When people can see how this is actually manifesting in their day to day life. They can then go to City Council hearings. They can then start writing letters to their senators. They can start calling their representatives, it's really important that people get engaged in it and understand how it affects them, because at once you have an understanding of how it's going to affect you, you're going to be compelled to act and that's exactly what we're trying.

  • Christopher Booker:

    It is striking when you think about the distant projections of Arctic ice melts, sea level rise in places like the Maldives versus walking down your street and seeing a noontime king tide flood.

  • David Reidmiller:

    Yeah. You know what? What happens in one place in the world really echoes across the globe. And you know, I think we need to to to listen to one another, to learn from one another. You know, the experience that the Maldivians are going to have, that the Fijians, the Samoans, all of these places are really dealing with similar issues that we have. You know, we're fortunate in one sense, though, that we live in America. We have the resources to deal with a lot of these issues. You know, a lot of these developing countries don't have that ability.

  • Christopher Booker:

    Before joining the Institute, Reidmiller worked as a top science advisor for the Obama administration, playing an integral role in negotiating the 2016 Paris Climate Accords. Next, he served in the Trump Administration leading the fourth national climate assessment, a Congressionally-mandated report that's an authoritative assessment of climate science and the impacts on the U-S. Then he came to the Gulf of Maine Research Institute to lead the Climate Center and help study how rising and warmer waters will change the Gulf's ecosystem, economy, and consequently, its culture.

  • Christopher Booker:

    What is the Gulf of Maine telling us about climate change?

  • David Reidmiller:

    There's a lot of things happening right in our backyard. As we talk about, we've got a living laboratory right here and so one of the biggest things that's happening is that the Gulf of Maine is warming faster than probably about 95% of the world's oceans. Arguably the biggest and most climate-driven piece of this is that the Gulf Stream is changing. The Gulf Stream, you can think about it as a garden hose, right? That's really right now kind of it at full blast and bringing a whole bunch of heat from the tropics up to the North Atlantic, but as climate change unfolds, that Gulf Stream, you're kind of twisting the dial on that hose from a jet into a shower and so what happens then is you have some spill over of that heat and that warm water into the Gulf of Maine.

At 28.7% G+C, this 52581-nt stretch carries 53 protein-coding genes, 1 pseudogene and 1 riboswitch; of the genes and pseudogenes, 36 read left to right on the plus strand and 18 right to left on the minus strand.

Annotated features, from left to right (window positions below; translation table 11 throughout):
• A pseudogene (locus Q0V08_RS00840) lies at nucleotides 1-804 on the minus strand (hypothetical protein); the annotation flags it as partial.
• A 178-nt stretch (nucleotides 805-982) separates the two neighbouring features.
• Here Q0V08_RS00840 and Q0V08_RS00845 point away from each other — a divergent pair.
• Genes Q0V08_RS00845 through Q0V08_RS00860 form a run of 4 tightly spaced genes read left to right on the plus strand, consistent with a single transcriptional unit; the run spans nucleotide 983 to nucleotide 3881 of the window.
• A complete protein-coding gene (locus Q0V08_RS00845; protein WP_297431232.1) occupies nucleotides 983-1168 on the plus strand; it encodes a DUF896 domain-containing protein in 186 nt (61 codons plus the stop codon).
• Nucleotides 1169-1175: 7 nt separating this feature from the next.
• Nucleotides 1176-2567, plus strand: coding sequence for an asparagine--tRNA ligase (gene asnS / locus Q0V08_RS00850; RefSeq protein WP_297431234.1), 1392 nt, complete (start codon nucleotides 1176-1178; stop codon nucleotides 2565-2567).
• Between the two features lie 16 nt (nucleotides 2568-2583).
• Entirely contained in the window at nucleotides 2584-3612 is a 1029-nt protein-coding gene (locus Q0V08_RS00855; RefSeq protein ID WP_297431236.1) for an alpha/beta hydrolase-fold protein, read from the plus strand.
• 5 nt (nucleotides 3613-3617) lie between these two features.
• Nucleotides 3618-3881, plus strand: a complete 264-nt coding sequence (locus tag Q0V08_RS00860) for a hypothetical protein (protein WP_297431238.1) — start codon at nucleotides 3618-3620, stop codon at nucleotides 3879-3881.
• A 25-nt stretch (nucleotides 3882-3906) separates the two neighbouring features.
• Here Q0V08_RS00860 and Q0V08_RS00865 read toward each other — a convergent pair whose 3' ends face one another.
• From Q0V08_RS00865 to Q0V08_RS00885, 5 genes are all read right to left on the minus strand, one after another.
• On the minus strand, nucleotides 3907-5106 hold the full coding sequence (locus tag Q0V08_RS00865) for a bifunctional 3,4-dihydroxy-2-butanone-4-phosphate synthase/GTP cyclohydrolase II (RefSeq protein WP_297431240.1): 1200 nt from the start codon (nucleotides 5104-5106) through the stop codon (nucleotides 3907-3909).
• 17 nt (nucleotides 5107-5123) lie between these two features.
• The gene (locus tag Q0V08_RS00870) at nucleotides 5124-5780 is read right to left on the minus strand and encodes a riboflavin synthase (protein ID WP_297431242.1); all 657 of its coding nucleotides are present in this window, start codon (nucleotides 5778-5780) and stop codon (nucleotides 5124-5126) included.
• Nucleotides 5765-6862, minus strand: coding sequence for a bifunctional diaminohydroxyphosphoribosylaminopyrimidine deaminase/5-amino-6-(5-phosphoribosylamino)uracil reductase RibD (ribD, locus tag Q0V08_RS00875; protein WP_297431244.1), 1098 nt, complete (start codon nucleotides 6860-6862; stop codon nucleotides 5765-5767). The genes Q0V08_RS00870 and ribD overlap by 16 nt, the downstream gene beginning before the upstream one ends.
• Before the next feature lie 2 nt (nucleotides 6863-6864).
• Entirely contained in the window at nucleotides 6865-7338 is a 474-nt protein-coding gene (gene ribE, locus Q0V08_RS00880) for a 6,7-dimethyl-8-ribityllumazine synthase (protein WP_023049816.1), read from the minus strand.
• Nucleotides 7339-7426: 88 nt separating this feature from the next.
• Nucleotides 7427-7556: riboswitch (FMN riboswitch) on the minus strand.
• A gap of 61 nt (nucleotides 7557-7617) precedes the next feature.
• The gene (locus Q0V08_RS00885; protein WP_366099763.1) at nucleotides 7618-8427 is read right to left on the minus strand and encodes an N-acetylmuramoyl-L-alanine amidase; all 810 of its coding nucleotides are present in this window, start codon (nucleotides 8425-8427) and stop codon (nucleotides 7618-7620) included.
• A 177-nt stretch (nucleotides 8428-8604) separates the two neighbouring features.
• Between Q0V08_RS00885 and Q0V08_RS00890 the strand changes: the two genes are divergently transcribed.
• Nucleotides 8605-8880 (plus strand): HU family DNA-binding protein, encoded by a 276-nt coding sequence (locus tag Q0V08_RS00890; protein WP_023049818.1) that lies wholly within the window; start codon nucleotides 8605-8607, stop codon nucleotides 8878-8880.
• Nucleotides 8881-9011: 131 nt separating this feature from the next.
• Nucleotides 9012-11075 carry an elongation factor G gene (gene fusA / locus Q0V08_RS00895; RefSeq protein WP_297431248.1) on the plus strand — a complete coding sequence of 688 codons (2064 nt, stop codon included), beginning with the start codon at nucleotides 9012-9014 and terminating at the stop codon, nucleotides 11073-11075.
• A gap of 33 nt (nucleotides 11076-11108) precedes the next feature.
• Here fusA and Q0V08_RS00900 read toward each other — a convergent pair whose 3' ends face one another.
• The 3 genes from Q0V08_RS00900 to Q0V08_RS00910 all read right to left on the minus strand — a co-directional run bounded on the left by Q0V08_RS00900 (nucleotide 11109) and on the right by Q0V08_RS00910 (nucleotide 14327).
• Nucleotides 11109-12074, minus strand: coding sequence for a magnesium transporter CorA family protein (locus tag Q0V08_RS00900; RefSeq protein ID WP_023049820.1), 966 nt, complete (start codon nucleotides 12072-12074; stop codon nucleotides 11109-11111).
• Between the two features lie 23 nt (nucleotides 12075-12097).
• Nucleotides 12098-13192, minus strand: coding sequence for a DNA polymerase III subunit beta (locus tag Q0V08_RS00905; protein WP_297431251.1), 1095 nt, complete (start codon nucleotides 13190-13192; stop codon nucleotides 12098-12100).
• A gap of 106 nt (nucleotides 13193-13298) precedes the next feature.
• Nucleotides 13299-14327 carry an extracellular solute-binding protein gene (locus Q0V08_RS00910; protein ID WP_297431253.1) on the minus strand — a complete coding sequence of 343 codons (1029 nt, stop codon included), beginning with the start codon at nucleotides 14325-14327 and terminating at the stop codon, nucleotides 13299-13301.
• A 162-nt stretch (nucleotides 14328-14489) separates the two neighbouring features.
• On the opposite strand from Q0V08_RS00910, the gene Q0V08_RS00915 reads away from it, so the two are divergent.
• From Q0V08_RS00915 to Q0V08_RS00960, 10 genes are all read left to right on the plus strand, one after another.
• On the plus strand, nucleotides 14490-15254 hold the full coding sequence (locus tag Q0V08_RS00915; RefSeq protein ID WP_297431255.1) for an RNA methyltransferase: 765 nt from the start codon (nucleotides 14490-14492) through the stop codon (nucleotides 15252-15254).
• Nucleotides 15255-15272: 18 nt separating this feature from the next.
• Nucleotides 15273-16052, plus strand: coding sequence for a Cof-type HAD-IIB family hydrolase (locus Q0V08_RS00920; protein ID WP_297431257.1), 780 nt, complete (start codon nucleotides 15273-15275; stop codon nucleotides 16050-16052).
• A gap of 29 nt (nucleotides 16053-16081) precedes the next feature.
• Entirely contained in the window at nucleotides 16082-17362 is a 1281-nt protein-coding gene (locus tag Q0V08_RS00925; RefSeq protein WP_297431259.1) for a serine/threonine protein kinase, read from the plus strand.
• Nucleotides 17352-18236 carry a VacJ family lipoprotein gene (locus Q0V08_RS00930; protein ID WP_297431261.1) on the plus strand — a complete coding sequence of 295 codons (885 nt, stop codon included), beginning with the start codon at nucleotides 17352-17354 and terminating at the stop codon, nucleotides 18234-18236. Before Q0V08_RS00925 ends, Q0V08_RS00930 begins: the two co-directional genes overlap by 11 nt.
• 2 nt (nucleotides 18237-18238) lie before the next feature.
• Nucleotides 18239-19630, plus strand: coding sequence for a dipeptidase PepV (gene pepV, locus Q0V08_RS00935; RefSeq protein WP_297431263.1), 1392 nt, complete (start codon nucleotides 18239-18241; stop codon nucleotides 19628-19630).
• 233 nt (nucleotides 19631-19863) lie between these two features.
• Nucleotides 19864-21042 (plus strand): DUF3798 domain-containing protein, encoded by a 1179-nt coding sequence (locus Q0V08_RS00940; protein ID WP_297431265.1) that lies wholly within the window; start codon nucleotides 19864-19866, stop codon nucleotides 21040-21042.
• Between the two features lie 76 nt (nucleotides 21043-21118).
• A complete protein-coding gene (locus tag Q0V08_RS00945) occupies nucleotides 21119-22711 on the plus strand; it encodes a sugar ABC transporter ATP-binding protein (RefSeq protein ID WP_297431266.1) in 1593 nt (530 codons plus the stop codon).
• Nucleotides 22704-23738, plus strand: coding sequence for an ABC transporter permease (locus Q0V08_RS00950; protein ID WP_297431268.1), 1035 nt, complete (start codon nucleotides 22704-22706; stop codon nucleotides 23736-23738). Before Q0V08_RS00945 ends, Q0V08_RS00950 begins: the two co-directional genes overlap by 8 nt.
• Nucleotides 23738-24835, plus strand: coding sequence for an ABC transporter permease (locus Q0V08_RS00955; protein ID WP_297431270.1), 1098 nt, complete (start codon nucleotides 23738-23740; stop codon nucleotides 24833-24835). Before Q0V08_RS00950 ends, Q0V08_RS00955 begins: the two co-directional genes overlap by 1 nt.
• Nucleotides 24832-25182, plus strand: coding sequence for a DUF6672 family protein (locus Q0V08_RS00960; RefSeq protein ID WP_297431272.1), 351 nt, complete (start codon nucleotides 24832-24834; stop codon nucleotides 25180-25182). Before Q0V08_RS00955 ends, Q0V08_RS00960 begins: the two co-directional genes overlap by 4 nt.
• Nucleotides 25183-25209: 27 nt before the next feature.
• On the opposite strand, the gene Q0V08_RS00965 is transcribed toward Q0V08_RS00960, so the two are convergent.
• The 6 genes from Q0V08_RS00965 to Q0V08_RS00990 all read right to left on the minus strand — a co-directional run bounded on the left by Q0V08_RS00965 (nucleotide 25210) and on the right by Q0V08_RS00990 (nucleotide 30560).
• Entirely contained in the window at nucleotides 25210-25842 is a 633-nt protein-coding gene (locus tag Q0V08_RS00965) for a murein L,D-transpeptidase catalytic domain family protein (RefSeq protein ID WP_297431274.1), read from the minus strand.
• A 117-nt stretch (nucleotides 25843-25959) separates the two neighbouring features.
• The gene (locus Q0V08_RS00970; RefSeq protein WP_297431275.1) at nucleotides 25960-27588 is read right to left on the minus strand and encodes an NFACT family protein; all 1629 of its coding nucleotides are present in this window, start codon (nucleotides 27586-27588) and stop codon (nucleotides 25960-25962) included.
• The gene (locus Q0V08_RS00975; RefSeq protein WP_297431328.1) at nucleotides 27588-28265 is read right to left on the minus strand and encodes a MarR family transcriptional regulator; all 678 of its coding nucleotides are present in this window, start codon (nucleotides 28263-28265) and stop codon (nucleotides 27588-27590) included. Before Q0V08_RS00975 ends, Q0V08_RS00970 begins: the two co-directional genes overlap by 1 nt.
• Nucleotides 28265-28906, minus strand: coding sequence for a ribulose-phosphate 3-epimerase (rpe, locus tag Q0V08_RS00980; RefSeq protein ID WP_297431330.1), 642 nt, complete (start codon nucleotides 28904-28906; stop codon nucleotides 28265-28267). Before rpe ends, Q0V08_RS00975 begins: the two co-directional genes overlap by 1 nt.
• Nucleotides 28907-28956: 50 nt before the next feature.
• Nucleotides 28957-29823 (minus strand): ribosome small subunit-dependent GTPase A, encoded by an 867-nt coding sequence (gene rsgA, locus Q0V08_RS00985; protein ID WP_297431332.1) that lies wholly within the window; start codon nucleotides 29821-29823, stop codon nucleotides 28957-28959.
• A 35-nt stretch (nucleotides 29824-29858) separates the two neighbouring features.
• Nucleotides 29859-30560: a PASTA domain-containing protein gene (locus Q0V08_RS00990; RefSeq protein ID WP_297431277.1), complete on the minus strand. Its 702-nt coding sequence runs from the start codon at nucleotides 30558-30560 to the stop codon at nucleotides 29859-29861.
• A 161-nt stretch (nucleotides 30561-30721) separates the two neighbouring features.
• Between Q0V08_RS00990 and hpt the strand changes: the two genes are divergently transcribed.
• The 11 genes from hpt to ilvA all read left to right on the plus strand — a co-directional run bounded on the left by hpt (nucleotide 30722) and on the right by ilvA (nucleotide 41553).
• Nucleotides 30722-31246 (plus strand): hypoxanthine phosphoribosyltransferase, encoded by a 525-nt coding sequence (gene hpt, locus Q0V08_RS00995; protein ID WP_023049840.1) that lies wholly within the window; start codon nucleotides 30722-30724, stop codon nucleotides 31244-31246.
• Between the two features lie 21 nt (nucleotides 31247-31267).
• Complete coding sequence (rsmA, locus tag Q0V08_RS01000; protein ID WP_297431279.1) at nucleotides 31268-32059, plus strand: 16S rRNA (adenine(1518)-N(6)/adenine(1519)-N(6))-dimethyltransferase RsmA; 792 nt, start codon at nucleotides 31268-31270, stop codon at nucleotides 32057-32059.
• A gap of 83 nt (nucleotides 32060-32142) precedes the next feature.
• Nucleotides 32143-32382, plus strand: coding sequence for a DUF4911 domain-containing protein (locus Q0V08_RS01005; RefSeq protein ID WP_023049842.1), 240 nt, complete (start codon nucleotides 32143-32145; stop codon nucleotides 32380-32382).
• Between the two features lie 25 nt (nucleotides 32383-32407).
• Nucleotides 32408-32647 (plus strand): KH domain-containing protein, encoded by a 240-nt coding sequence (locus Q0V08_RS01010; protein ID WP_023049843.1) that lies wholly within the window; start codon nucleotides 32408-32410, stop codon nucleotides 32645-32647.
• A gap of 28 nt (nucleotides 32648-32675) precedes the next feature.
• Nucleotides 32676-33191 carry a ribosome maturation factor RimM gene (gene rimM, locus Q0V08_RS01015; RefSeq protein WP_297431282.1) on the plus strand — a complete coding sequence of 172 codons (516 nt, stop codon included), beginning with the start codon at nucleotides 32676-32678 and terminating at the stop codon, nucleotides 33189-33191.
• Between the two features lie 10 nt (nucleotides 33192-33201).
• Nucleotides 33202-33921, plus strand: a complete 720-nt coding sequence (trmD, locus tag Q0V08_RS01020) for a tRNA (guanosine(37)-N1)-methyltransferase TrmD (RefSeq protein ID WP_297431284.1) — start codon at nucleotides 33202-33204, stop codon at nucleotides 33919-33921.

• Christopher Booker:

    What does this portend for the immediate future?

  • David Reidmiller:

    You know, we're seeing a lot of species shifts underway. You know, this whole waterfront, this whole coastal community, so much of it is driven by what we can commercially harvest and grow with sustainable aquaculture in these waters. And we need to be prepared for and understand what changes are underway in the ecosystem out there.

  • Christopher Booker:

    And these changes are happening, not in 30 or 50 years, but right now and Reidmillier says its crucially important that all of Portland understands this.

  • David Reidmiller:

    And so we need to engage directly not only with the municipal leaders, but the residents, the fishermen, the local business leaders and present them with, frankly, information that they might not want to hear. We don't do science for science's sake, right? We do user-driven science. We know what the cause is. We know what the solutions are. And now it's just a matter of mustering the political will to actually make it happen.